WARREN - Tom Horton said he took a leap of faith when he quit his landscaping job to attend Eastern Gateway Community College's shale natural gas training.
"I've been hearing about it, so I wanted to see what it's all about and what it might be able to offer me," Horton, 34, of Warren, said. "It wasn't easy making this move but I believe it's going to be worth it. I hope so."
Horton, who is married with one child and another on the way, is one of 12 students participating in the course to explore opportunities in the well drilling industry.
Tribune Chronicle / Virginia Shank
Eastern Gateway Community College ShaleNET instructor Michael Lorms, left, and George Kaschak, review maps with students at the Trumbull County Auditor’s Office. Kaschak is geographic information systems?coordinator at the auditor’s office. The third and final week of the college’s first ShaleNET course to prepare for jobs in the natural gas well drilling industry begins Monday.
The three-week training program provides students with an intensive look at positions in the industry and the steps they need to take to pursue those jobs, instructor Michael Lorms said.
The tuition-free course is paid for through a $4.96 million ShaleNET community-based job training grant from the U.S. Department of Labor, Employment and Training Administration. Several community colleges from Pennsylvania and West Virginia also are participating.
"We already know there are a lot of opportunities in the industry," Lorms said. "This course gives people a better look at what options exist for them.
Drilling of one well requires 400 people working in nearly 150 occupations. About 47 percent of a well's work force consists of jobs that do not require a four-year degree - 20 percent general labor, 17 percent heavy equipment operators and 10 percent commercial driver's license on- and off-road truck drivers.
"These guys start early and leave late," he said. "I can't say that they will all be ready for a job when they're done. They need to be practical. But I think some of them definitely will be.
''We try to give them as much information and training as we can in these three weeks. It's intensive and it's a lot of information. But it's good preparation."
The class is scheduled to start its third week on Monday.
Lorms said much of the classroom focus has been on safety, building on skills students already have and adding new ones, and job readiness. This past week, students received CPR training and made a field trip to the Trumbull County Auditor's Office to look at mapping procedures.
"We go over resumes and updating them and the online application process," he said. "This is an introduction to the oil and gas industry but we really look at everything, all elements that we can look at to help these students with their job seeking efforts."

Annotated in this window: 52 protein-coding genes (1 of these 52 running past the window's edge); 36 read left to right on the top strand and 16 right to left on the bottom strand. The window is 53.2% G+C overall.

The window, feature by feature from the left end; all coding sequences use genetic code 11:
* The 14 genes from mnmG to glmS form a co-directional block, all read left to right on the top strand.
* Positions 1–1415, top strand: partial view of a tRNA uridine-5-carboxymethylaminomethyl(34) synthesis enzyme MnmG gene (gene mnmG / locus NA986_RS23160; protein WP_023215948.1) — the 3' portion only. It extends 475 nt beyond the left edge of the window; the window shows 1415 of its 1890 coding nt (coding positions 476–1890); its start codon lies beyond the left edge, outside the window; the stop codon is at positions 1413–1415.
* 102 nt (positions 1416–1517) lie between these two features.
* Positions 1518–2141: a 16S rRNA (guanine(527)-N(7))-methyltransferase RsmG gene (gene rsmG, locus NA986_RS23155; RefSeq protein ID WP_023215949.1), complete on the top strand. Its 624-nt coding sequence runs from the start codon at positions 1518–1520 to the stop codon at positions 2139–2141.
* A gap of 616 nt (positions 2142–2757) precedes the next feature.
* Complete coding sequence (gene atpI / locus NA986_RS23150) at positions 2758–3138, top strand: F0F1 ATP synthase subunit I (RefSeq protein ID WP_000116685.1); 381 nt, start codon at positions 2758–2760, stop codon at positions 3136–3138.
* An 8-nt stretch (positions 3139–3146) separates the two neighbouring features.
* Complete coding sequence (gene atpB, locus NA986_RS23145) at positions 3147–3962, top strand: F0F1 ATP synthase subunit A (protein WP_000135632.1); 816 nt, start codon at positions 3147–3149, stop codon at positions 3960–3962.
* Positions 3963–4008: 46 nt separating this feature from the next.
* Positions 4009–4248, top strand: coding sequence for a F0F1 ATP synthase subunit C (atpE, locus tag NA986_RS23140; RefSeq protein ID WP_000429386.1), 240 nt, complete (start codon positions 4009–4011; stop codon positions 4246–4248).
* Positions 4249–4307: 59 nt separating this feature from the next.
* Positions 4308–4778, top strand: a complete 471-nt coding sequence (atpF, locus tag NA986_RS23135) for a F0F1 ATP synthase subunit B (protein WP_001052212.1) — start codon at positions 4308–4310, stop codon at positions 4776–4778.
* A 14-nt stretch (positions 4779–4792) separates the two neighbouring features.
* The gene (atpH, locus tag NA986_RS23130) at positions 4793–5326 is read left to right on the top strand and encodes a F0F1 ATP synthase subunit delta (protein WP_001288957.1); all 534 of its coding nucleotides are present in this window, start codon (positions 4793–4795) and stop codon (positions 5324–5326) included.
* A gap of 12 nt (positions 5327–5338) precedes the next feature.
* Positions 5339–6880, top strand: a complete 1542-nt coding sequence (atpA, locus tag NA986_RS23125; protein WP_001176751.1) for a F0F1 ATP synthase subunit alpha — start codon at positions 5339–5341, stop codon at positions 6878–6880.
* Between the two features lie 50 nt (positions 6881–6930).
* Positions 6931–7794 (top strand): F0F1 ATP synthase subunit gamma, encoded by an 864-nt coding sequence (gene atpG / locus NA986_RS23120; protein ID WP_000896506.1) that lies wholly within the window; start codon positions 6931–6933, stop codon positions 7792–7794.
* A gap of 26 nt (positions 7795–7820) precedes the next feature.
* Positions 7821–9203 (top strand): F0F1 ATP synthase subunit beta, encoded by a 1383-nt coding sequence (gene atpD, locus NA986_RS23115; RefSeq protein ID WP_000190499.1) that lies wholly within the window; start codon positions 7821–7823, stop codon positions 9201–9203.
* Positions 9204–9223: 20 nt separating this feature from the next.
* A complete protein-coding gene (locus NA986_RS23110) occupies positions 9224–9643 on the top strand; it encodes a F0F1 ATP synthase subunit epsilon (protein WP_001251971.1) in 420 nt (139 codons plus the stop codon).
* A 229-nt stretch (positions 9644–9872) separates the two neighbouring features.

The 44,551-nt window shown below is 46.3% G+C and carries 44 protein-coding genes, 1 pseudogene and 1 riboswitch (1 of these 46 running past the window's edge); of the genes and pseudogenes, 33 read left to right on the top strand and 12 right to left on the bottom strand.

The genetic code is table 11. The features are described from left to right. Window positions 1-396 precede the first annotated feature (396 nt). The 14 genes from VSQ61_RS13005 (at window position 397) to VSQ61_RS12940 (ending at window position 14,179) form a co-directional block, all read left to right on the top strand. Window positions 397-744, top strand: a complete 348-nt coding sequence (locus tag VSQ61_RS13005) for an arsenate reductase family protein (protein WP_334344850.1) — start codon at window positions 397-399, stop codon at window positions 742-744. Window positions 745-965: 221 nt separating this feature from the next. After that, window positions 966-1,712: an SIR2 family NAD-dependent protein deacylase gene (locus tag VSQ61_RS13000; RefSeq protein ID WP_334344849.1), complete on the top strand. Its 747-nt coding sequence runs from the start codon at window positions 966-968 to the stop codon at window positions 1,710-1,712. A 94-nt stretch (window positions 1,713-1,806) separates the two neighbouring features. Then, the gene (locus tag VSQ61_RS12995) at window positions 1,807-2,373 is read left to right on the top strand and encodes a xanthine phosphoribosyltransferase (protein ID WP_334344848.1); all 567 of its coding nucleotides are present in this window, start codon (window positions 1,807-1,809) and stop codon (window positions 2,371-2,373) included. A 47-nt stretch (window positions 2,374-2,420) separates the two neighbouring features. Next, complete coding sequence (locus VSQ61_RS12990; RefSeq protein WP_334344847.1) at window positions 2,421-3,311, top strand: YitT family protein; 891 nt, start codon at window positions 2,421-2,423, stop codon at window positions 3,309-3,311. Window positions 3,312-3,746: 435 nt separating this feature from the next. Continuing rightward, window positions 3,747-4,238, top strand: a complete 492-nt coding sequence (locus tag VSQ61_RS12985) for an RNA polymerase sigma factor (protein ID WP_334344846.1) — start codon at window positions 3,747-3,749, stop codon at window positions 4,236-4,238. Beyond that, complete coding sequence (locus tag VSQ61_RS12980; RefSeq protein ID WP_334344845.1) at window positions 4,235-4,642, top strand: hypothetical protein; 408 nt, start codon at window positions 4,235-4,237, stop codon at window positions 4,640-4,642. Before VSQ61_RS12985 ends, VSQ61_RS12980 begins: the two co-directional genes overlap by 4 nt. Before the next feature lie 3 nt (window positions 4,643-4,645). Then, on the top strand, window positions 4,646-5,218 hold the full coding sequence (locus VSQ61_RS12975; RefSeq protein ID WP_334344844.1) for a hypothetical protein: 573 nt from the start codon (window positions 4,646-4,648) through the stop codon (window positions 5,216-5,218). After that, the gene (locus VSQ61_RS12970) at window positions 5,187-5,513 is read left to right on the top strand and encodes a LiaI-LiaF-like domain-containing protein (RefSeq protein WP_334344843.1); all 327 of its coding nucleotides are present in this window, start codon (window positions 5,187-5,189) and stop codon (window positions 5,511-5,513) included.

Applicants are required to undergo criminal background checks, physicals and drug screenings.
Earlier this year, Eastern Gateway, in partnership with the City of Warren, conducted two free sessions designed to provide information about job opportunities in the shale natural gas industry, and the training required to land those jobs. Although some 500 people attended those sessions, a dozen are in the college's initial training course in Warren.
"It's disappointing," Eastern Gateway president Laura Meeks said. "But we are hoping that by getting the word out, through word-of-mouth, more people will see the opportunity that's available to them."
Eastern Gateway is offering the training course tuition-free to eligible participants through the college's partnership with ShaleNET, a federal grant to train workers for targeted jobs in the shale gas industry. The college is offering pre-employment training sessions as well as training courses to prepare individuals to work in these jobs.
Eastern Gateway officials have reported an 86 percent placement rate in the program and an 85 percent retention rate.
"Anybody who doesn't grab this opportunity while the door is open is shooting themselves in the foot," Dave Hawk of Salem, a laid-off welder, said.
"This doesn't just give you an idea about one job but shows you the opportunities that are in the field. You get the chance to learn about the field, to see what's out there, what's available, where the jobs are, and this course is free. Why wouldn't you do it?'' Hawk said.
The college has scheduled another training course in August in Steubenville. Ann Koon, Eastern Gateway's public information officer, said the college is prepared to offer additional training in the Mahoning Valley based demand. For more information, call 800-682-6553, Ext. 311, or visit www.egcc.edu.